List iconThe Two Noble Kinsmen:
Act 4, scene 1
List icon

The Two Noble Kinsmen
Act 4, scene 1



Characters in the Play

Entire Play

The Two Noble Kinsmen, derived from Chaucer’s Canterbury Tales, begins as Athens defeats Thebes in war. Arcite and Palamon, Theban knights…


The audience is welcomed to the play’s opening performance. The speaker apologizes for its inferiority to Chaucer, whose tale provides…

Act 1, scene 1

The wedding procession of Duke Theseus and his Amazonian bride Hippolyta is interrupted by three weeping queens whose dead kings…

Act 1, scene 2

Two noble cousins, Palamon and Arcite, discuss leaving Thebes, where the reign of their despised uncle Creon has corrupted the…

Act 1, scene 3

Pirithous leaves Athens to join Theseus in Thebes. Hippolyta and Emilia praise the strength of the bond between the two…

Act 1, scene 4

A victorious Theseus bids farewell to the three queens just as Palamon and Arcite are brought in wounded on stretchers….

Act 1, scene 5

The three queens take farewell of each other as the bodies of their dead husbands are carried off for separate…

Act 2, scene 1

The keeper of a jail in Athens discusses the terms of his daughter’s dowry with her wooer. The daughter enters…

Act 2, scene 2

Palamon and Arcite, after lamenting their prospect of lifelong imprisonment, rejoice that they are imprisoned together where nothing can ever…

Act 2, scene 3

Arcite decides he will not leave Athens and Emilia. Countrymen enter talking about their plans to dance at a May…

Act 2, scene 4

The jailer’s daughter, having fallen in love with Palamon, decides to find a way to free him from prison in…

Act 2, scene 5

Arcite, having won the competition disguised as a poor gentleman, is made an attendant upon Emilia. He and the other…

Act 2, scene 6

The jailer’s daughter, having set Palamon free and sent him off to await her in the woods, plans to bring…

Act 3, scene 1

Arcite, now Emilia’s attendant, is confronted by a still-shackled Palamon in the woods where the court is celebrating May Day….

Act 3, scene 2

The jailer’s daughter, unable to find Palamon, fearing that he has been eaten by wild animals and that her father…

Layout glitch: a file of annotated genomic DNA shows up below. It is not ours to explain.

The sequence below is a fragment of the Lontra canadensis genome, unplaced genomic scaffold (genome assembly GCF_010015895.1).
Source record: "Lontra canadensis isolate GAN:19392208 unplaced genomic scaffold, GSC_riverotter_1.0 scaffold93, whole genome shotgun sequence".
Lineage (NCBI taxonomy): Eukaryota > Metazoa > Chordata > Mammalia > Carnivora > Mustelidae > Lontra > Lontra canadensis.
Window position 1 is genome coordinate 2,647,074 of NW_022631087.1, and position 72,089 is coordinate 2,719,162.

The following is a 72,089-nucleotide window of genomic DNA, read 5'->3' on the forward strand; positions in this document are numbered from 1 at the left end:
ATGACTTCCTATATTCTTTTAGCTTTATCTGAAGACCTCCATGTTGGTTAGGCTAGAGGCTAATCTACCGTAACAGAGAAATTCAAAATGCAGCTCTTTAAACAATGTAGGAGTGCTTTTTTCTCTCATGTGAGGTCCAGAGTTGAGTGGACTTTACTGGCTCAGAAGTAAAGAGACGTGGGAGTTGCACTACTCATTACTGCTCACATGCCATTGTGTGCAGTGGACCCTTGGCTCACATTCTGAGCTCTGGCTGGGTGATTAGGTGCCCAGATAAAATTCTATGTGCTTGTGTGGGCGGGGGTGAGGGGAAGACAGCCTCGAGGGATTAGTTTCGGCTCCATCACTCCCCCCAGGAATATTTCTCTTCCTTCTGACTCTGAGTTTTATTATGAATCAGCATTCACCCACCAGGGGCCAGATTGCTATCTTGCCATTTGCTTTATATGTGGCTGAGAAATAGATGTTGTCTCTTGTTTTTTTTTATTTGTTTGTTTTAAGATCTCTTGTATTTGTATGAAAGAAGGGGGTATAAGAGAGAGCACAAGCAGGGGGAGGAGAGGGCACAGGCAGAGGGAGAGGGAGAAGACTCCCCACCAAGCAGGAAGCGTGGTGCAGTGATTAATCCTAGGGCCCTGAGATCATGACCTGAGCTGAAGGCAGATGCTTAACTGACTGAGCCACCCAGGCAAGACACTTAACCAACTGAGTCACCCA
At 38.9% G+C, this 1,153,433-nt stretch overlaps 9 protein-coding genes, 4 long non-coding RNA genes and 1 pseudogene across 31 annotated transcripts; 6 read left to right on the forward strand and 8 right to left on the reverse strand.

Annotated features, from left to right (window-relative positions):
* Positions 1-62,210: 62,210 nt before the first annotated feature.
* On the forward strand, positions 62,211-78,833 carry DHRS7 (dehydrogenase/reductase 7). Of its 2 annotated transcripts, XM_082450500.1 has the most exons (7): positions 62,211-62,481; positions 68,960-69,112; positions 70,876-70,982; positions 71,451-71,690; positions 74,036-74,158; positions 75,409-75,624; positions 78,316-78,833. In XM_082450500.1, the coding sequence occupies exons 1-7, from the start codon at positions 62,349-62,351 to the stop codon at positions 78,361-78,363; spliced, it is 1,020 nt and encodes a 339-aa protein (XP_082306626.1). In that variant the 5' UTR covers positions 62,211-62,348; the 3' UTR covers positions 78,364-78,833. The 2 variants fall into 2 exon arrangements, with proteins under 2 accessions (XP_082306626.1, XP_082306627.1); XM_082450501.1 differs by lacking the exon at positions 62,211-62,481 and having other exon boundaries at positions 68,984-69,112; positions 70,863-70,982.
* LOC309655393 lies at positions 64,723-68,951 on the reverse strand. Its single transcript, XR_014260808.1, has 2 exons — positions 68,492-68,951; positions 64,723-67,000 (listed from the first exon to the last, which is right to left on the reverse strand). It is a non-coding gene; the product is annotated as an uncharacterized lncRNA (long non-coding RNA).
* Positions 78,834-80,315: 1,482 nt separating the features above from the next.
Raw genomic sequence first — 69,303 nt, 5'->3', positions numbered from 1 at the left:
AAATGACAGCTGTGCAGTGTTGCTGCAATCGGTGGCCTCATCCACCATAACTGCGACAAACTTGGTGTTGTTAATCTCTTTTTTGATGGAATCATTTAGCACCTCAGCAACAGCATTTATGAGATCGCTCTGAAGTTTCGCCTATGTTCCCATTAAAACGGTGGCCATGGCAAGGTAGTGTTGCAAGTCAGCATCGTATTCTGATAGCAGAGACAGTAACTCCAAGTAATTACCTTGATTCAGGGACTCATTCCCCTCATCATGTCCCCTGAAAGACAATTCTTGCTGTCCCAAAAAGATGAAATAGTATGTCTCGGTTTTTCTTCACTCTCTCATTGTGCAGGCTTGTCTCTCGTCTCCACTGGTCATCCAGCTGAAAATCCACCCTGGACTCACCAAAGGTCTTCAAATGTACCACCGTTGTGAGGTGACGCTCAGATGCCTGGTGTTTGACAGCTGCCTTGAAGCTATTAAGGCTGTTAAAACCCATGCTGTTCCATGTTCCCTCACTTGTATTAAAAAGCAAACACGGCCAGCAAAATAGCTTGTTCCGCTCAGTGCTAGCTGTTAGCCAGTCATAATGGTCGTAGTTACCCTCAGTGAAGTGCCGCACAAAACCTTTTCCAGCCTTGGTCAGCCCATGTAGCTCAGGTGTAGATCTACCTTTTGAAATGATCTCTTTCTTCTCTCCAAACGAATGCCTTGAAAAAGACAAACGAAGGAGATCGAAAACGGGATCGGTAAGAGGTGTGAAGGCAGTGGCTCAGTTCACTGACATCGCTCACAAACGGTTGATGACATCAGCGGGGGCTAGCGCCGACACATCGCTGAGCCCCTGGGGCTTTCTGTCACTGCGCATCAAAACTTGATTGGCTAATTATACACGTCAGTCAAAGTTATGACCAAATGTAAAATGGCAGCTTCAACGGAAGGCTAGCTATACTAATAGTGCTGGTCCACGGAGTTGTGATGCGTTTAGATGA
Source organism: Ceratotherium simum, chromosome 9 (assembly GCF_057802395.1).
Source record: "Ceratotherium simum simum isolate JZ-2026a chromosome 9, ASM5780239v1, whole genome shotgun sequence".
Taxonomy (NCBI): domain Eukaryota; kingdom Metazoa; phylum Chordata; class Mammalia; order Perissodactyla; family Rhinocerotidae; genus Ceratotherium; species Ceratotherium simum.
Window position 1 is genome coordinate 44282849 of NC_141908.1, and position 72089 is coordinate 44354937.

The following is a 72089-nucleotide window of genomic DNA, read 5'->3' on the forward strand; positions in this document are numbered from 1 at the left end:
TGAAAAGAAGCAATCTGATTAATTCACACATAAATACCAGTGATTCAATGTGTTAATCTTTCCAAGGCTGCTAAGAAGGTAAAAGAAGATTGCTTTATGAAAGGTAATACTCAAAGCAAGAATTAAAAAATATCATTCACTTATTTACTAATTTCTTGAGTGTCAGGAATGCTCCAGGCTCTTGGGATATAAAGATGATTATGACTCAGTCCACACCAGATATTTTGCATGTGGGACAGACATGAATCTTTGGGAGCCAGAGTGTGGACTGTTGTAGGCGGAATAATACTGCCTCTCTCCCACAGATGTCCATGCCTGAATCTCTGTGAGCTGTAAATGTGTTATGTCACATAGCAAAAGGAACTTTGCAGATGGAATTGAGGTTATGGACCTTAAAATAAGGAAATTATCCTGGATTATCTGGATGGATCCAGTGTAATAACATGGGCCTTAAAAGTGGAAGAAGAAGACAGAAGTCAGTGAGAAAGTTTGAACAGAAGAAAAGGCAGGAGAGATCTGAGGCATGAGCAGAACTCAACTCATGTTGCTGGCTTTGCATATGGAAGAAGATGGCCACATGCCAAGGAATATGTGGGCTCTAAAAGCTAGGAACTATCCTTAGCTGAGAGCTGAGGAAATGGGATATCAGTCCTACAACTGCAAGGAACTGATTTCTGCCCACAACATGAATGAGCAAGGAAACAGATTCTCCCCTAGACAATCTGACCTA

Act 3, scene 3

Arcite brings Palamon food, wine, and files. He promises to return in two hours bringing swords and armor for their…

Act 3, scene 4

The jailer’s daughter, convinced that Palamon is dead and that her father will be hanged, begins to hallucinate.

Act 3, scene 5

The countrymen and the schoolmaster gather for the morris dance to be performed for Duke Theseus. When the countrywomen arrive,…

Act 3, scene 6

Arcite arrives in the forest with armor and swords. The two cousins dress each other in armor and prepare as…

Act 4, scene 1

The jailer receives the news that he and his daughter have been pardoned for Palamon’s escape, but that his daughter…

Act 4, scene 2

Emilia examines miniature portraits of Palamon and Arcite and is unable to choose between them. Theseus, hearing descriptions of the…

Act 4, scene 3

The jailer’s daughter is diagnosed by the doctor as suffering from love melancholy. He prescribes that the daughter’s wooer, who…

Act 5, scene 1

In preparation for the coming confrontation, Arcite and his companion knights pray for victory at the altar of Mars; Palamon…

Act 5, scene 2

The doctor observes the jailer’s daughter with the wooer pretending to be Palamon, and declares that she will soon be…

Act 5, scene 3

Emilia listens to the sounds of the combat as first one contestant and then the other seems to be winning….

Act 5, scene 4

As Palamon puts his head on the block for his beheading, word comes that Arcite has been crushed by his…


The speaker bids the audience farewell, hoping that the play has pleased them.

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Scene 1
Enter Jailer and his Friend.

 Heard you no more? Was nothing said of me
 Concerning the escape of Palamon?
 Good sir, remember!
FIRST FRIEND  Nothing that I heard,
5 For I came home before the business
 Was fully ended. Yet I might perceive,
 Ere I departed, a great likelihood
 Of both their pardons; for Hippolyta
 And fair-eyed Emily, upon their knees,
10 Begged with such handsome pity that the Duke,
 Methought, stood staggering whether he should
 His rash oath or the sweet compassion
 Of those two ladies. And, to second them,
15 That truly noble prince, Pirithous—
 Half his own heart—set in too, that I hope
 All shall be well. Neither heard I one question
 Of your name or his ’scape.
JAILER  Pray heaven it hold so.

Enter Second Friend.


The Two Noble Kinsmen
ACT 4. SC. 1

20 Be of good comfort, man; I bring you news,
 Good news.
JAILER  They are welcome.
SECOND FRIEND  Palamon has cleared
25 And got your pardon, and discovered how
 And by whose means he escaped, which was your
 Whose pardon is procured too; and the prisoner,
 Not to be held ungrateful to her goodness,
30 Has given a sum of money to her marriage—
 A large one, I’ll assure you.
JAILER  You are a good man
 And ever bring good news.
FIRST FRIEND  How was it ended?
35 Why, as it should be: they that ne’er begged
 But they prevailed had their suits fairly granted;
 The prisoners have their lives.
FIRST FRIEND  I knew ’twould be so.
 But there be new conditions, which you’ll hear of
40 At better time.
JAILER  I hope they are good.
 How good they’ll prove I know not.
FIRST FRIEND 45 ’Twill be known.

Enter Wooer.

 Alas, sir, where’s your daughter?
JAILER  Why do you ask?
 O, sir, when did you see her?

The Two Noble Kinsmen
ACT 4. SC. 1

SECOND FRIEND, aside  How he looks!
50 This morning.
WOOER  Was she well? Was she in health?
 Sir, when did she sleep?
FIRST FRIEND, aside  These are strange questions.
 I do not think she was very well—for now
55 You make me mind her; but this very day
 I asked her questions, and she answered me